The best part of my work is being surrounded by the next generation of food revolutionaries! I absolutely am blessed to be able to teach the babies how to grow, cook, and love the food that they grew for themselves. I also love completely transforming the mindset of someone who didn’t think they could grow food or enjoy fresh vegetables. It’s pretty rewarding.

The most challenging part of my work is dispelling the myths and breaking down the walls that result from misinformation about healthy eating and agriculture. It’s also very difficult to do this work while actively fighting against the system of oppression that creates tangible barriers to families having access to fresh locally grown food.” -Nikolette Barnes of Keep Growing Detroit

Anita Singh, Youth Programs Coordinator at Keep Growing Detroit

Drawing from her background as a high school science teacher, she runs the farm education program. Anita has developed youth programs in many different cities, including Cartegena, Columbia.

Lindsay Pielack is a Co-Director of Keep Growing Detroit

“I would recommend that everyone, young or old, try their hand at growing something. You don’t have to commit to growing all your own food, just get connected to where your food comes from. There are lots of ways to do this, as simply as starting a container of herbs in your window or volunteering at a garden or farm near you.” -Lindsay Pielack of Keep Growing Detroit

Imani S. Foster, Farmers’ Market Coordinator at Keep Growing Detroit

“The food a person sustainably grows is so much better than what’s bought in the supermarkets. Placing your hands in the soil is healing. A person can reestablish relations with family and friends by working together…

One of the best parts of my work is helping the small gardener earn capital. Of course, I love that our customer base continues to grow. There is something so exciting about folks coming to the table and sharing how glad they are that we are back for the season. I know that the work I’m doing as the Grown in Detroit Market coordinator is retooling the culture that this is their (the gardeners’) business to grow.” -Imani Foster of Keep Growing Detroit

Molly Hubbell, Farm Operations Coordinator at Keep Growing Detroit

Farmers don’t have superpowers, we rely on intuition. That intuition comes with time and patience, and can be learned by anyone willing to put the time in.” -Molly Hubbell of Keep Growing Detroit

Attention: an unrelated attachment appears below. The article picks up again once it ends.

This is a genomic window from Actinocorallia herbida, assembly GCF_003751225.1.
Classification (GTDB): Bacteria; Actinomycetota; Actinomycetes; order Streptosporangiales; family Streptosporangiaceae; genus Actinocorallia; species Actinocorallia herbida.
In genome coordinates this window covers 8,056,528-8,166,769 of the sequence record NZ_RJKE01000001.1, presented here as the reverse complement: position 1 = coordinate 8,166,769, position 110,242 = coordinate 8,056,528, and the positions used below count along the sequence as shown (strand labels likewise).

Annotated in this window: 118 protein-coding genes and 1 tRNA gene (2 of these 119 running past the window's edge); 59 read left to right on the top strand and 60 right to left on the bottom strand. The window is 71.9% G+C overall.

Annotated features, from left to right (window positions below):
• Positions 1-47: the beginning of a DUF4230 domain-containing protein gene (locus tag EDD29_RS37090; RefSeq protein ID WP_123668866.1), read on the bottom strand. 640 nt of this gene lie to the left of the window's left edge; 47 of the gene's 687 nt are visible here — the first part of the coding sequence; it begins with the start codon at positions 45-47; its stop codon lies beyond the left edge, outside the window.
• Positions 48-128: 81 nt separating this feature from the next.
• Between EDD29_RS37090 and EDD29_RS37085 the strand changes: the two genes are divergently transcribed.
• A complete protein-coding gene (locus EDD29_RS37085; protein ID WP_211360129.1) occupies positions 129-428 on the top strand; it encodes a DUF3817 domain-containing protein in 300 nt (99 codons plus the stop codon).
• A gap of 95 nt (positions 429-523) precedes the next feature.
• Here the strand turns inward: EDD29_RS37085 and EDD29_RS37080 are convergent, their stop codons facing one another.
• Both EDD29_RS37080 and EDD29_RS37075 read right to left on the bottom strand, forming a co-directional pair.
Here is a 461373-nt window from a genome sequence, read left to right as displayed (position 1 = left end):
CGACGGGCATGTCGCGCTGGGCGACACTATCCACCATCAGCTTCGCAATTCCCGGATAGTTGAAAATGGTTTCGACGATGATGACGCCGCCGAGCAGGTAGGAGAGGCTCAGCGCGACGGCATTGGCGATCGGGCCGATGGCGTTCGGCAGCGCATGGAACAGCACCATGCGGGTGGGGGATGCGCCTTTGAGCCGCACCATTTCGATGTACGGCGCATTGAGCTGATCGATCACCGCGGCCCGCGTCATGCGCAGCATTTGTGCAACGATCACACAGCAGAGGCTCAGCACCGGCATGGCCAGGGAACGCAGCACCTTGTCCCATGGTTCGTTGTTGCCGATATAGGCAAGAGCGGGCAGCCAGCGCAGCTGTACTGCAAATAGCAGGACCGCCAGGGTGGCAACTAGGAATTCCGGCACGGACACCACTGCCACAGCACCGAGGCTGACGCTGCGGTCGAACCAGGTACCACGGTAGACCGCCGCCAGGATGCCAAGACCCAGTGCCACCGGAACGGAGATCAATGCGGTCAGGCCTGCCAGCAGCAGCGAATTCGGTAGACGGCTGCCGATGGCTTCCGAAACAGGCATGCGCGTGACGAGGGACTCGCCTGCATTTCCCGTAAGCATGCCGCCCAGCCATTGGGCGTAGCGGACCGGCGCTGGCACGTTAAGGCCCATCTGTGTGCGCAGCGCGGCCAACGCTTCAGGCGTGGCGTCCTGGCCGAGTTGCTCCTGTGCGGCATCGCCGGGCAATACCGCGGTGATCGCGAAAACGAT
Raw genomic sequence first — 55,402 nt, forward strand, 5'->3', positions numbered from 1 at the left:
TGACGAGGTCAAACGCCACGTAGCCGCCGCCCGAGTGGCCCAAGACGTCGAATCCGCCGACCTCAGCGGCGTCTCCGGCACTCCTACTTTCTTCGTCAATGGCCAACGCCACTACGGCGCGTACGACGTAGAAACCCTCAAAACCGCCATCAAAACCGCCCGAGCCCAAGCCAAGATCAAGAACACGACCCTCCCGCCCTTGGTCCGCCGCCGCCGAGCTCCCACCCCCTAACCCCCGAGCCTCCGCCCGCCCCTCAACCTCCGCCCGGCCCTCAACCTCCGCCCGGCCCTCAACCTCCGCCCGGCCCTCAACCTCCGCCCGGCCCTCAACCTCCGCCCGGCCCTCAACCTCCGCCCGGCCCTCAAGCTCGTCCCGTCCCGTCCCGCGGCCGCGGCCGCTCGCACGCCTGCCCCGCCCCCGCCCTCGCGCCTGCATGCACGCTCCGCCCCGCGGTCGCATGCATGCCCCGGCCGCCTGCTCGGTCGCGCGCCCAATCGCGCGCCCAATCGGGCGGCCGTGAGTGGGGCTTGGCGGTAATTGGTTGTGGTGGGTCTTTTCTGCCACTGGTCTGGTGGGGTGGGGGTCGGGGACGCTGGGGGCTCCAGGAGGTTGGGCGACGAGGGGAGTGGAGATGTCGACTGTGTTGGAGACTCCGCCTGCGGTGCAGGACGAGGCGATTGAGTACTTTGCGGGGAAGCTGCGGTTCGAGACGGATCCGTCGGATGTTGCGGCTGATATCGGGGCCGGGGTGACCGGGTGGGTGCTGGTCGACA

Lola Kristi Gibson-Berg, Community Education Coordinator at Keep Growing Detroit

“Farming makes me feel hopeful. It’s a privilege to be connected to a community of people in the city who know how to grow food, enjoy doing so, and are cultivating and growing their communities.” -Lola Kristi Gibson-Berg of Keep Growing Detroit

Crane Operator Apprentice, Jessica Knight

“I do not keep my head down. I make others know my presence at work. I befriend my coworkers of all trades. We are here for one common goal: finish the job and go home safely.

Never be afraid to look at any piece of equipment and say, ‘Yeah, I want to learn this!’ Give ‘em hell ladies!” -Jessica Knight

Operating Engineer Elizabeth Kavanagh

I think any young woman that wants to get in the trades should go for it. You can always change what you do. If you think you are interested, give it a shot. You can’t tell if you like it or not if you don’t try.

Being in a union is a good thing. They will have your back. Also, I joined when I was 20, so I started getting benefits and started my pension before most people my age. Sometimes it is hard work, but it can be very rewarding in the future.” -Elizabeth Kavanagh

Operating Engineer Ashley O’Grady

“I went through the operators apprenticeship program. The training from that gave me the confidence and skills I needed to be successful in the field. I have found support in all my brothers and sisters I’ve met through my union… I feel a great sense of pride when I get to see the finished product, knowing I played a big role helping build it.” -Ashley O’Grady

Operating Engineer Christi Smith

“You work with a lot of great people on great jobs. And you always have a support system. The union takes care of you, keeping up to date with technology and providing a place where you can improve your skills. You’re a part of a group of people who are proud of their work and what they do.” -Christi Smith

Operating Engineer Danielle Athey

“In one year, I see myself getting close to graduating the apprenticeship and eventually becoming a journeyman. In five years, I see myself traveling the country with my work. In ten years, I hope by then I have my own house and property…

My advice is don’t be afraid of anything. Have confidence and don’t ever think you can’t ask for help. The support from my coworkers helped me more than anything.” -Danielle Athey

Operating Engineer La’Tasha Smith

“Honesty, I never had any interest in the trades. I went to a career fair and one of the female coordinators approached me and was able to convince me to give it a shot.

I was 28 and broken—lost, homeless, and defeated!! Life had run me over with a truck and backed up to finish the job!! I felt hopeless. So I told her that there was no way I’d ever make it into that career, especially with no experience!! But she was convinced I could, and I actually did!